Friday 1 November 2013 11:11am
Essays on Science and Philosophy
Discursive, entertaining and provocative, Secular Sermons contains fourteen essays by celebrated philosopher Professor Alan Musgrave, examining the basic assumptions of science, religion and mathematics.
Can we decide what to believe? Why do scientists do experiments and what can their experiments show? Is evolution a scientific theory? Such apparently simple questions are brilliantly investigated by Musgrave in order to interrogate the worldviews we inhabit – and their consequences. He brings to these questions an expansive historical knowledge, provoking his readers to enter the now-discredited belief-systems of earlier ages in order to compare these with their own.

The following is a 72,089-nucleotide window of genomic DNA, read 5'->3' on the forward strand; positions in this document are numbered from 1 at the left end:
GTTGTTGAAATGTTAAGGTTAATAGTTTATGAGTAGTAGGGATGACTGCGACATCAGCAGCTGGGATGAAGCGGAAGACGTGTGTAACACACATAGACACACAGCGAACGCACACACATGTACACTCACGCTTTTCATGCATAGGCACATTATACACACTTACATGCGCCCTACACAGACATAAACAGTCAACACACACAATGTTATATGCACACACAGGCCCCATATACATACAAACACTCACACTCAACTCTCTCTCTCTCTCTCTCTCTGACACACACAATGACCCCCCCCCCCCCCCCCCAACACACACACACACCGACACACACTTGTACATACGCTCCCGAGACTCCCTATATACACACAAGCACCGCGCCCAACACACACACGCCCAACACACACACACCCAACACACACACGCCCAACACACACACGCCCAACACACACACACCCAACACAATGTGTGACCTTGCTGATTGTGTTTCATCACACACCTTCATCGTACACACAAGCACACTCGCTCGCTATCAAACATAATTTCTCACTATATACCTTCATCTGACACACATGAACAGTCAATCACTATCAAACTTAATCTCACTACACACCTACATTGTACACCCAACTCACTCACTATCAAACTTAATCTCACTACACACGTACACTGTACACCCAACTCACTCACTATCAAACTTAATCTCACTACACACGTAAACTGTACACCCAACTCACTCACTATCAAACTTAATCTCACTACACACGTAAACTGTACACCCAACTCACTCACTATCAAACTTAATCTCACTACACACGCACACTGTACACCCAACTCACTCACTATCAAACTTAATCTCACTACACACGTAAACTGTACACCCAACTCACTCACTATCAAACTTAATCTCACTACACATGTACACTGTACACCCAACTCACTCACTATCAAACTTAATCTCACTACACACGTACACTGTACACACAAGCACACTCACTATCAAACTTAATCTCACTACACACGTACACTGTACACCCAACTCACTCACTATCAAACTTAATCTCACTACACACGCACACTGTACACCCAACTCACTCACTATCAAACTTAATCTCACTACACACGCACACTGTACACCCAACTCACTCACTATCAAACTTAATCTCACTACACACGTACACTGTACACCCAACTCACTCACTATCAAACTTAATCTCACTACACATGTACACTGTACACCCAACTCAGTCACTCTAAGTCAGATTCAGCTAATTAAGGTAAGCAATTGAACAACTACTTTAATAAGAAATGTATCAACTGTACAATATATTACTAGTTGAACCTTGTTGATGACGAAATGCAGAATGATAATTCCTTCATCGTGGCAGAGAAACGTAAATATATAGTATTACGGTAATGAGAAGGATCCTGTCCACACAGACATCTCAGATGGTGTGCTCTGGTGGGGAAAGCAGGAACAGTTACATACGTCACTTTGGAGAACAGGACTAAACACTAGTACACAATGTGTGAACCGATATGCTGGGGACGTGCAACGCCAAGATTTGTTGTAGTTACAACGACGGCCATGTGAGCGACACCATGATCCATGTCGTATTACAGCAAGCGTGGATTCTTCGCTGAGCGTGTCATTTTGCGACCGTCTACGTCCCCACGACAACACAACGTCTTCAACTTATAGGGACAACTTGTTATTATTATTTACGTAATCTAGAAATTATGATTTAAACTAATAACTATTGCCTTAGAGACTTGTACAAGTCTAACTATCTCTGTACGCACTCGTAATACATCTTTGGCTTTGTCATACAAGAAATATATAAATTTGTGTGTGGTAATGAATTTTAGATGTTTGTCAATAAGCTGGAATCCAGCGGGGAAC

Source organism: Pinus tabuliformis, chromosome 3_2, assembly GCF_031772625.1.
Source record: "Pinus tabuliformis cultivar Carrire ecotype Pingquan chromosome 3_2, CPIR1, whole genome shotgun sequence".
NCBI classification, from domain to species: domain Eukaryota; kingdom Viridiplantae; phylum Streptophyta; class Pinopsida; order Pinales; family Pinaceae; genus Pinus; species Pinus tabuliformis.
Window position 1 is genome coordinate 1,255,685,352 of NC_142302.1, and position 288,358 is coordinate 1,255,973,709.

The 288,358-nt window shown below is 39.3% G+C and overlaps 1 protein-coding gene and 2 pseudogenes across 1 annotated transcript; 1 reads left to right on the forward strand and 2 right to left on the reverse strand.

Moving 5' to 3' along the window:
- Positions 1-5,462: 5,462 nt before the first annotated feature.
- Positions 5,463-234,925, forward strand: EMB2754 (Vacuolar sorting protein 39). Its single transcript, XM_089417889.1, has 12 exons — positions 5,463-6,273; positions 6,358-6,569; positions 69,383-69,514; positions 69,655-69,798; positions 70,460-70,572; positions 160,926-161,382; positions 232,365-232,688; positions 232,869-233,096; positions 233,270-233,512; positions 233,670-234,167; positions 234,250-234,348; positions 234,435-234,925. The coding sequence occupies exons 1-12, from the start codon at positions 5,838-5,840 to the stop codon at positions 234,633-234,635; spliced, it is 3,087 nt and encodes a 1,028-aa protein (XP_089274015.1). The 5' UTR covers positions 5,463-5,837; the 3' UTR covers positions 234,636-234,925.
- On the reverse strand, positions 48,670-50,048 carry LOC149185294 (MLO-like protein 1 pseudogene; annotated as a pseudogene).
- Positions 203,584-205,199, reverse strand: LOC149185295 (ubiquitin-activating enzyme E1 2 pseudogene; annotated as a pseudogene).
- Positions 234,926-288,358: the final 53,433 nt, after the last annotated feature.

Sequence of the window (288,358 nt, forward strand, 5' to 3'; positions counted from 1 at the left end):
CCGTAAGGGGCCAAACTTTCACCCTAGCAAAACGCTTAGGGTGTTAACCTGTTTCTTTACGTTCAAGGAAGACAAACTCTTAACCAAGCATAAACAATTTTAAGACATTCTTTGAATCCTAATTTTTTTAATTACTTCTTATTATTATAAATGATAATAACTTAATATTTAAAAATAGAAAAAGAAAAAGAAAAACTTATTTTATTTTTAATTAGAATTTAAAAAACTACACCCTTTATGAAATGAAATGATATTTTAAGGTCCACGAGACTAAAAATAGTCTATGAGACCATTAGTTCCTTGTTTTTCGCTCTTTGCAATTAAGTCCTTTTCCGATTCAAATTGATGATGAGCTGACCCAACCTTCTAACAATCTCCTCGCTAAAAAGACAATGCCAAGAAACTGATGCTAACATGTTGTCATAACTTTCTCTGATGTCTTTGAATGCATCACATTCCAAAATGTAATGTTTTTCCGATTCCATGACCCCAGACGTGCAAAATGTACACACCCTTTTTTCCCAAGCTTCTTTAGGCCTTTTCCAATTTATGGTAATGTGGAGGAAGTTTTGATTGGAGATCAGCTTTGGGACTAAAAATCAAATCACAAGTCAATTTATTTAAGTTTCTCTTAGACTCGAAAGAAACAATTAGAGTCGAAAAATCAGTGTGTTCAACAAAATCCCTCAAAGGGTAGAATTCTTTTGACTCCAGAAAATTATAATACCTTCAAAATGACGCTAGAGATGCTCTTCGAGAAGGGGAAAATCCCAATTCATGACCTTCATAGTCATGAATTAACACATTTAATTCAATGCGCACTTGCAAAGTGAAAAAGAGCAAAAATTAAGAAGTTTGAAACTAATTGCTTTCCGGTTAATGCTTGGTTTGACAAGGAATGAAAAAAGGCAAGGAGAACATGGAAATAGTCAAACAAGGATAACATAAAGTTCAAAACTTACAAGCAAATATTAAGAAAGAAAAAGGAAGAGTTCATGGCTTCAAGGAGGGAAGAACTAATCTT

"Secular Sermons is a keeper ... As a science student, teacher and researcher I appreciate this book as the most accessible introduction to the history and philosophy of science I've ever read, and as a source of encouragement and inspiration in my work. But enough about me. Now, go out and get yourself a copy.' – Critic, No. 28, October 2009
ALAN MUSGRAVE (b. 1940) has been Professor of Philosophy at the University of Otago since 1970. He was educated at the London School of Economics, where his PhD was supervised by Sir Karl Popper. With Imre Lakatos, he edited Criticism and the Growth of Knowledge (1970), one of the most influential collections of essays in twentieth-century philosophy of science. His other publications include Common Sense, Science and Scepticism (1993) and Essays on Realism and Rationalism (1999). His views were recently the subject of a book Rationality and Reality: Conversations with Alan Musgrave (2006).
Paperback, 230 x 155 mm, 208 pages, ISBN 978 1 877372 70 4, $45.00
Out of print